After recognizing the compassion fatigue signs and symptoms in those who care for non-human animals, a new area of research began.  Through the generosity of The Kenneth A. Scott Charitable Trust, a KeyBank Trust, research funds were extended to Dr. Eric Gentry and myself.  There were two phases of this study.  The first phase consisted of interviewing animal sheltering personnel and veterinary care professionals to learn more about the personal and professional impact of their work.  Based upon the gathered information, we modified established compassion fatigue instruments to tailor the needs/experiences for this audience.  The second phase of this study collected data from others who worked in the same environments (veterinary and animal shelter) through the completion of the aforementioned revised instruments.  A second grant was awarded to investigate a clinical intervention for this population.  This clinical intervention was the Accelerated Recovery Program (Gentry & Baranowsky,  1998). 


Read more



The relationship between child sexual abuse (CSA), child abuse survivors (AAS) and posttraumatic stress disorder (PTSD) and other behavioral characteristics among adults at a community mental health center

Shari A. Jacob, MA 

"To live is to suffer. To survive is to find meaning in suffering." Freidrich Nietzsche 

In 2012, the National Children's Alliance reported child sexual abuse (CSA) as the most frequent abuse act subjected to children. Out of 197,902 cases, 49,155 were sexual abuse. The preceding order consisted of: physical abuse (17,531), negl-ect (14,630), and witness to violence (8,507). Early experiences in infancy, childhood, and adol-escence are amongst the important determinants of which developmental pathway an individual will follow. Epidemiological and clinical studies have explored prevalence rates of traumatic experiences along with the impact of early trauma on a person's life. Clinical impressions associated with early childhood trauma present a wide array of symptoms and diagnostic manifestations.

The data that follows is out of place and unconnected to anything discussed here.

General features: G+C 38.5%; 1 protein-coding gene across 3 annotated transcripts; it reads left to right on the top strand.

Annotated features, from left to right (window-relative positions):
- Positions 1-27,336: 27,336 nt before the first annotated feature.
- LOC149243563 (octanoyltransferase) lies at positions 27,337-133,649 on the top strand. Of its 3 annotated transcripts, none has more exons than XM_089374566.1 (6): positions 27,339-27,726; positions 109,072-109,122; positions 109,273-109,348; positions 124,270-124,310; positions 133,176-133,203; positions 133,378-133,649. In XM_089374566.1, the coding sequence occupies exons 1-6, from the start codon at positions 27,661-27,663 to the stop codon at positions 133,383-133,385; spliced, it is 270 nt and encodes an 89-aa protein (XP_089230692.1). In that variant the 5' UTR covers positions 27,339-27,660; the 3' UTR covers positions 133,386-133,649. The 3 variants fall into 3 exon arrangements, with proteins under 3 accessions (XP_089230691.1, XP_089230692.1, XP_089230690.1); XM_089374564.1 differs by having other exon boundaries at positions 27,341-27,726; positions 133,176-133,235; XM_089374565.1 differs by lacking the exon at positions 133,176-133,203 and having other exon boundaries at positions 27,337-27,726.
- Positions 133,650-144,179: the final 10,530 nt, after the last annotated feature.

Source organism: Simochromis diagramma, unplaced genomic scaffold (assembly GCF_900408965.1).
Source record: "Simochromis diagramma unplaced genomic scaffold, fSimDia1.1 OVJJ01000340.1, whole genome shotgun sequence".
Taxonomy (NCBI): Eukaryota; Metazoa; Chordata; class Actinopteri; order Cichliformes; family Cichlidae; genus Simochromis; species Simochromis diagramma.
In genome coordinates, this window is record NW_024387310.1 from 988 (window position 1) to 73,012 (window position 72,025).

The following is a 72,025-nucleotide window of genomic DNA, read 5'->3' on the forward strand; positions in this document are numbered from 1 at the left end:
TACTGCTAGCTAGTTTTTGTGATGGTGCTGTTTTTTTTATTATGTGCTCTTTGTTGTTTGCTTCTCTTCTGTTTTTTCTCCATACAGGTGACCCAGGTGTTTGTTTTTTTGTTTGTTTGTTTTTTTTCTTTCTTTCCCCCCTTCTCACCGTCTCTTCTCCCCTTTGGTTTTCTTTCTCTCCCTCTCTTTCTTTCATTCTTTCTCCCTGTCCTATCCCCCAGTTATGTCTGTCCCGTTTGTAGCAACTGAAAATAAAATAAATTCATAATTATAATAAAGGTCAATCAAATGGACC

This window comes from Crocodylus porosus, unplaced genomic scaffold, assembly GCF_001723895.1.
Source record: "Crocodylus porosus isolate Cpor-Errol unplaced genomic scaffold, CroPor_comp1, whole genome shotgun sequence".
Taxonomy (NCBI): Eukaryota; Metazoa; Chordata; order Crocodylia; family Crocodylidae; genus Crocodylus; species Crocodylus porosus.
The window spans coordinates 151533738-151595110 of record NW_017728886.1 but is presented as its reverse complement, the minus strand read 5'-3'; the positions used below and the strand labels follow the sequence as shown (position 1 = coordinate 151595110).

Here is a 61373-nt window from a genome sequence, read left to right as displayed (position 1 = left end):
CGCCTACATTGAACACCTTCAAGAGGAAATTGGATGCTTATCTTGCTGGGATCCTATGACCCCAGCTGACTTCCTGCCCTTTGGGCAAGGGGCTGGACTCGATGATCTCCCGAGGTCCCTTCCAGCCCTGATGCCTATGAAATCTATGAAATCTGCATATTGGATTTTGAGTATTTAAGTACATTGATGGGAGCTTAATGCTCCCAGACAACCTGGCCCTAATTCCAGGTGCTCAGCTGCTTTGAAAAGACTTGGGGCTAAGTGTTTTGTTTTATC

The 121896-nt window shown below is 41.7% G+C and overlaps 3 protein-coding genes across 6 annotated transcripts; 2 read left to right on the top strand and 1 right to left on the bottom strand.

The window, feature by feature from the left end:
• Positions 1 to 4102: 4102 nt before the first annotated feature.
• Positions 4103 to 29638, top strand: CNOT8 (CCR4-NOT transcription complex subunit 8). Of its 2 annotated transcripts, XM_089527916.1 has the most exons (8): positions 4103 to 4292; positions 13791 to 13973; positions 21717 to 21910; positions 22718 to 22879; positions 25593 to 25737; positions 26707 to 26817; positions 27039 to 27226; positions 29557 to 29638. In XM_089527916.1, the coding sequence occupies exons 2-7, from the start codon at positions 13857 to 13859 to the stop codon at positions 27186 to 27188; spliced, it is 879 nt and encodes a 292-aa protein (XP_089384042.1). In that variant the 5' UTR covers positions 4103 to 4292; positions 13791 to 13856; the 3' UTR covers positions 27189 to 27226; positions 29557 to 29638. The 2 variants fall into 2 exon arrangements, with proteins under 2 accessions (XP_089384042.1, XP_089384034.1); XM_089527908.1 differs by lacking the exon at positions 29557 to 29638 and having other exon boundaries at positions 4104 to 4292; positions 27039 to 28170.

Specifically, child sexual abuse can cause children adverse complications in adulthood. Maltreated children may develop maladaptive representations of self and others in context of how they create meaning to situations that occur in their lives. Most adult survivors of childhood abuse present with maladaptive behavioral patterns that require clinical intervention and treatment. 

In adult clinical samples, PTSD has been identified as the most occurring disorder associated with a history of childhood abuse. The literature reports relationship between childhood abuse and a var-iety of long- term psychological problems includ-ing PTSD. However not all traumatic experiences impact individuals the same. Developing sym-ptoms of psychopathology is not universal among survivors of childhood trauma. This brief article is to examine the relationship between adult survi-vors of CSA and adult survivors of (AAS) in relation to posttraumatic stress disorder and behavioral characteristics within a community mental health center.


Read more

Lessons Learned in the School of Life



D. L. Spurlin, D.Min., Ph.D., CPC, LCPCAC